The “Team Deakins” podcast released a long-hoped-for episode this week as Joel Coen joined Roger Deakins for a nearly 90 minute discussion about their collaboration. Deakins has worked with the Coen Brothers more than any other filmmakers over his career, shooting 12 of their movies starting with “Barton Fink” and earning Oscar nominations for his work on “Fargo,” “O Brother, Where Art Thou?,” “The Man Who Wasn’t There,” “No Country for Old Men,” and “True Grit.” Deakins told Joel during the podcast conversation that the Coen Brothers remain the most confident directors he’s ever worked with when it comes to the amount of footage shot.
“You never shot much film,” Deakins said. “Your film-to-cut ratio is so low relative to any other director I’ve worked with. ‘Fargo’ was 150,000 feet of film, which is ridiculous. Sometimes after the first take you’d nod to Ethan and I’d be like, ‘Another take, please!’ I’d have to plead for a second take. There’s some sort of assurance. You kind of know more than any other director I’ve worked with … you have a confidence in early takes.”
Joel Coen responded, “We just are not perfectionists. It is true I’ve never understood the Stanley Kubrick thing of doing 90 takes of an insert of someone opening a door knob. … From the outset, we have a strong idea about what we need editorially and what we don’t need. You have to have instinct for ‘how much am I going to shoot so that at the end of the day I will have what I need to make this scene work?’ You have to have instinct for when you can move on.”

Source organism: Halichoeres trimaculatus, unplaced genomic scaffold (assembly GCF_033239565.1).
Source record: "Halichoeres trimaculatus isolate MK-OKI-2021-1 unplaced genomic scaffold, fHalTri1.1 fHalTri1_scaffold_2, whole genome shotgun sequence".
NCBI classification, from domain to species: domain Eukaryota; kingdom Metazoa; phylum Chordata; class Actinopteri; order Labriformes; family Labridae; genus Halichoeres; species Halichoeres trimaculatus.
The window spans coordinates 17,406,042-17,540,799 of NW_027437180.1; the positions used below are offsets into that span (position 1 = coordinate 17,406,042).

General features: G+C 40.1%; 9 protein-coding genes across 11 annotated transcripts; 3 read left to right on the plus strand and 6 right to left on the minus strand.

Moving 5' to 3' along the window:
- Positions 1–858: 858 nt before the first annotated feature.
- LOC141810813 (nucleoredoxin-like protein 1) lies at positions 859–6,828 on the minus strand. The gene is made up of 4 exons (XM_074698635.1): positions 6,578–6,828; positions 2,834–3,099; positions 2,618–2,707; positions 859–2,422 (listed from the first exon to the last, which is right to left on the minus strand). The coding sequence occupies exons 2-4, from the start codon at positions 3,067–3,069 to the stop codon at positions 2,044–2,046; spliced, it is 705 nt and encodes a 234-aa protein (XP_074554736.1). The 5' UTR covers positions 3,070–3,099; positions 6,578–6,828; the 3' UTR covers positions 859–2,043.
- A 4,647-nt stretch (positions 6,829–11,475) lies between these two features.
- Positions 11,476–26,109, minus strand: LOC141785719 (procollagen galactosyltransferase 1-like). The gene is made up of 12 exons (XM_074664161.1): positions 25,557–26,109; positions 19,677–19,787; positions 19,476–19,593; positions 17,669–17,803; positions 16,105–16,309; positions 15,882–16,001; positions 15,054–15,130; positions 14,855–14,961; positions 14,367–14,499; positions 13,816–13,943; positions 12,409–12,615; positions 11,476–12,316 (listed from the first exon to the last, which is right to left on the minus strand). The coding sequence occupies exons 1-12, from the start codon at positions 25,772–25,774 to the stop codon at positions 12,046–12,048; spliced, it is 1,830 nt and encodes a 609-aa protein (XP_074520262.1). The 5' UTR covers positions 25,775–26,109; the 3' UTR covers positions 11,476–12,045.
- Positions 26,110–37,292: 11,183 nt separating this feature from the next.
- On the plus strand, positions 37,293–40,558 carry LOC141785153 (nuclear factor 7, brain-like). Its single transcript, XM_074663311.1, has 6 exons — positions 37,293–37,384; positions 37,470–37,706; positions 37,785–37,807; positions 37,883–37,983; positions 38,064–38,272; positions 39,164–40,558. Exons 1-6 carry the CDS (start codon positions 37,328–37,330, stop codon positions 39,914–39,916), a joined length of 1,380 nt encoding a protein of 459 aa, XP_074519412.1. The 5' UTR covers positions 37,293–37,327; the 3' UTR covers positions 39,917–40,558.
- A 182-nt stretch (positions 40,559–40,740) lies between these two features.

Deakins was by the Coen Brothers’ side when they made the switch from shooting on film to shooting on digital, a move both parties have loved but one that can come with an annoyance. As Coen explained, “One of the things actors are becoming more used to, and I can’t even control it on set, is saying ‘let me go again, let me go again’ on the same slate. It’s one of the more irritating things about the difference in movie sets now than it used to be. It’s harder for me to control that aspect of it because it’s always like ‘one more, one more.'”
Coen and Deakins said that efficiency is one reason they have never liked having playback capabilities on set. Or as Deakins put it, “There’s all this technology to make the process theoretically faster and it sort of slows it down in some way.” The cinematographer recalled how in the past actors have wanted to look at playback footage in the middle of a take or before a scene had been wrapped. Joel Coen agreed and called having playback monitors on set “a time waste or counterproductive.” The Coen Brothers made one exception during the making of “The Big Lebowski.”
“We started the first two weeks and there was no playback capacity on the set,” Joel Coen said. “Jeff Bridges was very upset with that because he wanted to look at playback. I was very wary about it. We had never worked with Jeff before and I didn’t want to do it because I was afraid Jeff was going to come over after every take and look at playback. Finally, he was so miserable at the end of the second week that we ended up getting playback. The interesting thing to me was that Jeff, who grew up making movies and is a screen actor, he used it very well. Every now and then he would come over and look at the playback and he was great. He would say, ‘OK, I get what the problem is’ and he was useful. He is an exception.”
Joel Coen re-started production on “The Tragedy of Macbeth” last month. The director’s Shakespearean adaptation stars Denzel Washington and Frances McDormand. A24 and Scott Rudin are behind the project.